Background Assumptions of the CA
The CA makes 3 types of assumption: ontological (about existence), epistemological (about knowledge) and semantical (about meaning).
Onotological Assumption: that existence has meaning, and that 'God' is the best explanation for why there is something rather than nothing.
Epistemological Assumption: that we can have knowledge about the origins of the universe.
Semantical Assumption: it is sometimes argues that the CA derives an actual explanation of the world from a possible one, i.e. 'possible' becomes semantically equivelant to 'actual' so the statement 'God is a possible first cause of the universe' becomes 'God is the actual first cause of the universe'.
Aquinas' Argument in Aristotle's Philosophy
Aquinas was heavily influenced by the teachings of Aristotle who taught that everything that exists can be explained by 4 causes (matter, form, efficient cause and the final cause/purpose).
By 'cause' Aristotle means 'explanation', only the 'cause' in 'efficient cause' means what we understand 'cause' to mean.
Aristotle also argued that the 4 causes themselves needed to be explained - what begins the process of motion and change? His answer was that there must be a First Efficient Cause, which he calls the Prime Mover.
The Prime Mover cannot be made of matter, otherwise it would need an efficient cause, so the Prime Mover must be non-material and exist outside space and time.
This Prime Mover did not beng motion and change with some kind of 'push' like a domino effect, but rather by being a perfect Final Cause which all things are attracted to because of its perfection.
Aquinas' Argument in Observation
The CA is an a posteriori argument - meaning it is based on observation.
Aquinas' CA is based on 3 main observations:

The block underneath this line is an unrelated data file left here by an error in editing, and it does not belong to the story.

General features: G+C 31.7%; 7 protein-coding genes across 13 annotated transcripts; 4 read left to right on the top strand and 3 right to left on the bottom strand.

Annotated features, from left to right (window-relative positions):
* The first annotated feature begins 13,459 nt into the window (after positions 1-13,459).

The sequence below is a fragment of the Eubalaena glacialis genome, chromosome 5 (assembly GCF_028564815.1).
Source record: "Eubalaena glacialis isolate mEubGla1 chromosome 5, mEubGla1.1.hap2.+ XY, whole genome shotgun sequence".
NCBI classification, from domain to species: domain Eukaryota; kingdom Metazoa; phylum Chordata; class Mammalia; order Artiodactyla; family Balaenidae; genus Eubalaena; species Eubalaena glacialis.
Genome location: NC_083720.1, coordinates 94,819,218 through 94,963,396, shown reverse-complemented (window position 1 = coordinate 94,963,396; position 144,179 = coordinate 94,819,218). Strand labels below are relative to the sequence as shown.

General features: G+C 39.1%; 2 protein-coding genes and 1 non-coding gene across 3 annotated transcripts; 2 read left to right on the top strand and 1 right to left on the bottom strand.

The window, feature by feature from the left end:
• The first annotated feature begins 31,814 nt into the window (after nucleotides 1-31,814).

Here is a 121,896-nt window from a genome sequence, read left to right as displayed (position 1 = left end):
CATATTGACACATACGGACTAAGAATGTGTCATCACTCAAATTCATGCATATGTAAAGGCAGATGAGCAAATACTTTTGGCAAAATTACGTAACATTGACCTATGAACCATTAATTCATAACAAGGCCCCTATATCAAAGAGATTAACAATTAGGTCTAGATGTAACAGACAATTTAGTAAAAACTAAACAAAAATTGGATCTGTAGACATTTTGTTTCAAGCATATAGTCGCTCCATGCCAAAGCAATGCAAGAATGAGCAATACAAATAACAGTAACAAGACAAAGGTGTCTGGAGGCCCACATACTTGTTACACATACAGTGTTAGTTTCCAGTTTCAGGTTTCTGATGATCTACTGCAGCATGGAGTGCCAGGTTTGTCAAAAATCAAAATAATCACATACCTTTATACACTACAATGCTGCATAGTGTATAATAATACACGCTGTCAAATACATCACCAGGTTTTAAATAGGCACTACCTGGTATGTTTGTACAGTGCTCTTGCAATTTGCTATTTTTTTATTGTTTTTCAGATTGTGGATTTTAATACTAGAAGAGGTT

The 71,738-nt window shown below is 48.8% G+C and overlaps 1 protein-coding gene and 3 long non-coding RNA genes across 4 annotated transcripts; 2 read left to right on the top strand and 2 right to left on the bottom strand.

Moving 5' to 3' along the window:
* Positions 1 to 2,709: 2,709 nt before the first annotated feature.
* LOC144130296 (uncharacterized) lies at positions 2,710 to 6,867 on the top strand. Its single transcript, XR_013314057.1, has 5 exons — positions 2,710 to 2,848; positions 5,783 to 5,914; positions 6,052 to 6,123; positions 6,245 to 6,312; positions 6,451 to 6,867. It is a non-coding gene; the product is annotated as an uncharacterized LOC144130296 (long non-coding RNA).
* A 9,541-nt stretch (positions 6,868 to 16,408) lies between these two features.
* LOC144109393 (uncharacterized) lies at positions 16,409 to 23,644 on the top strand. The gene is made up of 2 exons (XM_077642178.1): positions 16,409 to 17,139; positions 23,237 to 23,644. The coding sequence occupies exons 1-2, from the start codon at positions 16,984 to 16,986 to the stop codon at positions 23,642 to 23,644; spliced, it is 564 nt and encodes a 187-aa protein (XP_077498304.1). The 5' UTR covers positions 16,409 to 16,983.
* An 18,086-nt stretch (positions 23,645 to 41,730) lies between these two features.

- That things move and are changed
- That things in the world are subject to the laws of cause and effect
- That the universe is contingent
Aquinas argues back from these observations to the supopsed cause of them - the conclusion is that there must be a being who created the universe and who is the source of movement and change.
"God's effects are enough to prove that God exists, even if they may not be enough to help us comprehend what He is." - Aquinas; 'Summa Theologica'
Aquinas' First Way: The Argument from Motion
In the Summa Theologica Aquinas develops 5 arguements (5 'Ways') for the existence of God. The first 3 of these are the CA.
The First Way - The Argument from Motion:
P1 - some things are in motion, others are at rest
P2 - something at rest is in a state of potential
P3 - something potential can be moved only by something actual
P4 - If matter cannot move itself, then we have no explanation for why some things are now in motion
P5 - there cannot be an infinite chain of past movers; otherwise there would be no motion now
C1 - so there must have been a First Unmoved Mover
C2 - This was God
The Second Way: The Argument from Efficient Cause
P1 - there is an efficient cause for everything
P2 - nothing can be the efficient cause of itself
P3 - there cannot be an infinite regress of efficient causes; otherwise there would be no explanation of the present
C1 - so there must be an Uncaused Cause, which causes everything to happen but is not caused itself
C2 - this is God
The Third Way: The Argument from Contingency and N
P1 - everything is contingent
P2 - then at some point there was nothing, because there must have been a time when nothing had begun to exist
P3 - If there was once nothing, nothing could come from it
P4 - therefore something must exist necessarily, otherwise nothing would exist now
P5 - everything necessary must either be caused or uncaused
P6 - the series of necessary being cannot be inifinite, or there would be no explanation of the series
C1 - therefore there must be some uncaused being which has necessary existence
C2 - this is God